The city of Wichita Falls is one of many planning to block a proposed rate increase by the Atmos Energy Company.
Texas state law permits the company to adjust its rates every year, but the latest proposal has city officials and consumers concerned.
More than 160 cities are being represented by the Atmos Cities Steering Committee (ACSC). Geoffrey Gay is the general counsel for the ACSC. He said, "Atmos' desire at the moment is to significantly increase that front end customer charge up to 18 dollars a month and the cities and officials who negotiate these matters are highly against that."
The proposed increase would bump the fixed monthly rate from $7.50 to $18.00.
In exchange, the gas consumption charge would drop from $0.25 to $0.07 per Cubic foot. No matter how much gas you use, the base rate would more than double. Gay said he believes dropping the consumption charge encourages over use.
Consultants for the ACSC also found that based on the current availability and price of natural gas rates should actually be going down. Gay said, "Consultants for the cities looked at this filing by Atmos and concluded that there were probably grounds for a rate reduction as opposed to an increase."
This finding had some residents upset One resident said, "I really am surprised that they want to do that. It's pretty disheartening, especially for people on fixed incomes like the elderly".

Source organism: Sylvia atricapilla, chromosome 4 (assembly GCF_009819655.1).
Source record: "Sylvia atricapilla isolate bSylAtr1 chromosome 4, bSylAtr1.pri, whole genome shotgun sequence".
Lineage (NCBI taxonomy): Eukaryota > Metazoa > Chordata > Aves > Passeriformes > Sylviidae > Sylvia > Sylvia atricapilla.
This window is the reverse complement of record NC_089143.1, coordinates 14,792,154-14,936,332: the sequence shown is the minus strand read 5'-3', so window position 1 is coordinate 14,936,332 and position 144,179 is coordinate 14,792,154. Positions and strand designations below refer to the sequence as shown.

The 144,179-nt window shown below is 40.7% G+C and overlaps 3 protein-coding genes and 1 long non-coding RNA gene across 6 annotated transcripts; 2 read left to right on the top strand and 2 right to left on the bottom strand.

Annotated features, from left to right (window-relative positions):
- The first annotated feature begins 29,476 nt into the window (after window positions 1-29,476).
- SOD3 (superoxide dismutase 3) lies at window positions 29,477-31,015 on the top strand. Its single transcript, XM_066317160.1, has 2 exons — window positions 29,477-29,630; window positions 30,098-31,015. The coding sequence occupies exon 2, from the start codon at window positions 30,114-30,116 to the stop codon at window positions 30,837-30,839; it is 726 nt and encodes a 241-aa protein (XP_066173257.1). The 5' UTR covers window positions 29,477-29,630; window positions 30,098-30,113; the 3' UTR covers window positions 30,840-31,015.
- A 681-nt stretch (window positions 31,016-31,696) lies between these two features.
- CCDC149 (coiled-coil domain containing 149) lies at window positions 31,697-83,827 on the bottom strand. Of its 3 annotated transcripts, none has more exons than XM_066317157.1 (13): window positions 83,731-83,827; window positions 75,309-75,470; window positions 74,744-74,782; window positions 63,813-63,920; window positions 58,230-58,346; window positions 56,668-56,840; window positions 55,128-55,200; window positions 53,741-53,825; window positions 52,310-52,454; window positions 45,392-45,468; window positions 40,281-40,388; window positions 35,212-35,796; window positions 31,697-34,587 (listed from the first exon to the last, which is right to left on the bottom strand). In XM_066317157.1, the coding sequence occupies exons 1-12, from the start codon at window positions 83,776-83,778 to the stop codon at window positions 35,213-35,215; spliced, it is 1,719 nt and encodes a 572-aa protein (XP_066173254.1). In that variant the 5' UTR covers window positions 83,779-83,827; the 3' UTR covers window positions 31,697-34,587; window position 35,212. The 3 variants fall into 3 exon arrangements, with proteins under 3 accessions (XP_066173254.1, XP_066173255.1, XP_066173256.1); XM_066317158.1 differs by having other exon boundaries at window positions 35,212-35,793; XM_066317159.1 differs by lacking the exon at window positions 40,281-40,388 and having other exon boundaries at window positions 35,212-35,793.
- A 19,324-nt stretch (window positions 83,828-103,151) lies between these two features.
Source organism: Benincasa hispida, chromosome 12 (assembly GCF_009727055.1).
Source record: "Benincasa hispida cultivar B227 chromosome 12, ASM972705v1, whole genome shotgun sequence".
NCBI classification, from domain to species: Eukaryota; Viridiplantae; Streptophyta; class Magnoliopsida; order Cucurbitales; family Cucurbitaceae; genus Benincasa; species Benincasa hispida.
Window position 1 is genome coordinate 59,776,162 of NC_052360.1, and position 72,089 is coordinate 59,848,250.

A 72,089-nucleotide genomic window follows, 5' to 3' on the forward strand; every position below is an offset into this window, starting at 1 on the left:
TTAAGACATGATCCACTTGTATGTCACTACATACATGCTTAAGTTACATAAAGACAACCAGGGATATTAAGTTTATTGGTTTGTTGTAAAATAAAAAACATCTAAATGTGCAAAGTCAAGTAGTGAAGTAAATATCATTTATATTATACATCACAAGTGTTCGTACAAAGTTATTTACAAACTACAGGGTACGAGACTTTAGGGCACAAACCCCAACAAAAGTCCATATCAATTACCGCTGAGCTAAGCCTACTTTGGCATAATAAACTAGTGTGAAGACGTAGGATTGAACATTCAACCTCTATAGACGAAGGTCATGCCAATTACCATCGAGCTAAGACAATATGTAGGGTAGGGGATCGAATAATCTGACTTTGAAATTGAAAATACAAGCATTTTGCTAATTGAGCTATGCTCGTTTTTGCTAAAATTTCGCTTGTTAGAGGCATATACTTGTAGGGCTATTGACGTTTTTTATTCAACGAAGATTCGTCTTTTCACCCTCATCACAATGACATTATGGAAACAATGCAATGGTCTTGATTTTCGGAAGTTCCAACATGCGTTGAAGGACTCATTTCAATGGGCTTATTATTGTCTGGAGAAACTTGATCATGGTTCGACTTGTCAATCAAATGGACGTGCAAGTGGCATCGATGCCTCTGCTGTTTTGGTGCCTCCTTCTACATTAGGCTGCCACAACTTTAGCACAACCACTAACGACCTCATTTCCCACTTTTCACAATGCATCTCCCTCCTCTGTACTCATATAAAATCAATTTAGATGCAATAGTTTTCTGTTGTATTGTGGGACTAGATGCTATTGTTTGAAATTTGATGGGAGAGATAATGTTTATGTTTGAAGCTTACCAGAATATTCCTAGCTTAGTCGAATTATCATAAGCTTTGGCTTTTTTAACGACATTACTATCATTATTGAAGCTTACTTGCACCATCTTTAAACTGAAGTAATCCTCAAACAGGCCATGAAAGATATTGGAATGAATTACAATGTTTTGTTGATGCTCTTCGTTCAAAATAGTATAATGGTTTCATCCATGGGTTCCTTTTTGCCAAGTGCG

Gay said most natural gas companies make their money during only a few cold winter months. By charging more up front, the company can stabilize their revenue. While Atmos has put more capital into new pipes and expanded services, Gay said the growth does not constitute the rate increase.
"When you do rate making you don't just look at the capital investment, you also look at expenses and revenues. You balance everything out. We think that expenses are declining and revenues are going up which offsets the money that's needed for the new pipes," said Gay.
The Wichita Falls City Council will vote on the resolution to deny the proposed rate change on Tuesday, May 15. The cities and Atmos will have until June 11th to come to an agreement before the case goes before the Railroad Commission and potentially the courts.